In terms of the cable, it’s a 50/50. Don’t get me wrong, the cable itself is amazing, but I just have a thing for the old cable. The positive “50” is that it’s finally a 2-pin cable, while the negative is that it’s not the old cable. The funny thing is that it appears as though even the cable was later changed in the original i3. The cable that I am talking about is the same cable featured in the photos in my i3 review. It was a loosely braided 4-core cable. I liked it both for its pinkish look and its lightweight nature. I’m sure many prefer the new cable (referring to both the new i3 Pro and the newer versions of the original i3), but I personally prefer the old one. On the positive side of things, i3 Pro’s cable features all-metal housings (2-pin connector housings, chin slider, Y-Splitter housing, 3.5mm connector housing).


I want to keep this section sweet and short.

Compared to the i3, the i3 Pro has a deeper fit and a more relaxed seal. The original i3 had a shallow fit, but had a very tight seal. Something to take into consideration is the fact that the ear-tips I use on the i3 are considerably larger and longer than the ones I use on the i3 Pro. This has an effect of both the insertion depth and the seal, so, keep this in mind!

Both IEMs are very comfortable and could be worn for hours. Obviously, i3 Pro will be the more logical choice to take if you are going outside, because the weight reduction truly does make a difference.

The change in the nozzle design is also noticeable in the ears. The new i3 Pro disappears in your ears, while the older i3 was always kind of present in your ears. The older i3 also feels heavier (the good kind of “heavy”) in the ears.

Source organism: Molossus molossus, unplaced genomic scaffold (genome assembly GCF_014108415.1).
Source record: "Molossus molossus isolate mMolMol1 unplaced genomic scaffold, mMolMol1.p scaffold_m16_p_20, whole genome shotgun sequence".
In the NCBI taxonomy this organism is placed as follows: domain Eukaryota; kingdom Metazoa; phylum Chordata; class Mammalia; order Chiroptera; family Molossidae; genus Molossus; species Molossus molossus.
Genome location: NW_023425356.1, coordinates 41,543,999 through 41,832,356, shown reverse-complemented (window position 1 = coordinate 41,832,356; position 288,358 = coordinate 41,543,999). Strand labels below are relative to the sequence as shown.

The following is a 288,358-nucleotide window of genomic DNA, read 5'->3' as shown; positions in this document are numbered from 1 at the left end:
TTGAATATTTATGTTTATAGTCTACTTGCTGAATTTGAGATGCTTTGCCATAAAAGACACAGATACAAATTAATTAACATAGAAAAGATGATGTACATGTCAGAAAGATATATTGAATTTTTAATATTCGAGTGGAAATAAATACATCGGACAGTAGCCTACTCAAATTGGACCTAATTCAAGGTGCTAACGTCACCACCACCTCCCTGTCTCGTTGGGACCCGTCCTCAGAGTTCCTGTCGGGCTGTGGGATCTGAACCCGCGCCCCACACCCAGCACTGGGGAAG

Sound Performance​



The sub-woofer-like quality in the bass region is still here to stay. This is one of the key factors that made me fall in love with the i3. There is a distinct track that truly set the old i3 apart from other IEMs.

Let’s start out with my standard bass quality test tracks: “Hydrogen” by MOON, “Smoking Mirrors” by Lee Curtiss. Listening to the first track, I noticed that the mid-bass is thick and “heavy”. In other words, a lot of bass quantity. Upon closer listening, I came to the conclusion that the definition suffers a bit, the “cleanliness” isn’t quite there. The fast attack is there, but once the planar-magnetic driver puts out all of that bass, it sticks around for a bit, causing it to have a slower decay.

Sub-bass. Hmm. I absolutely adored the old i3 for its sub-bass capability, and am sure some of you are aware of my admiration of its performance in Arctic Monkeys’ “Do I Wanna Know?”. This is the “one distinct track” that I was referring to in the beginning. i3 Pro carries a similar quantity, but differs in quality. Much like the mid-bass, the i3 Pro is less aggressive and has less “oomph” than its older brother. This was also apparent in Hans Zimmer’s “Why so Serious?”.

These differences in quality and quantity are very subtle. I for sure can see how one may not notice them if they are not performing analytical A/B tests. I had to go back and forth listening to a single element dozens of times to notice these differences. Once you notice them, you can’t really unhear them.

Update: After directly contacting KBEAR, I was informed that TRI i3 Pro is easier to drive than the original i3. However, after closer inspection, I found out that the specifications of these two IEMs are just about identical. Ms. Wendy from KB EAR clarified that i3 Pro should be easier to drive on your phone. With this in mind, I will take this answer as though there is no loudness difference between the two, making my comparison valid.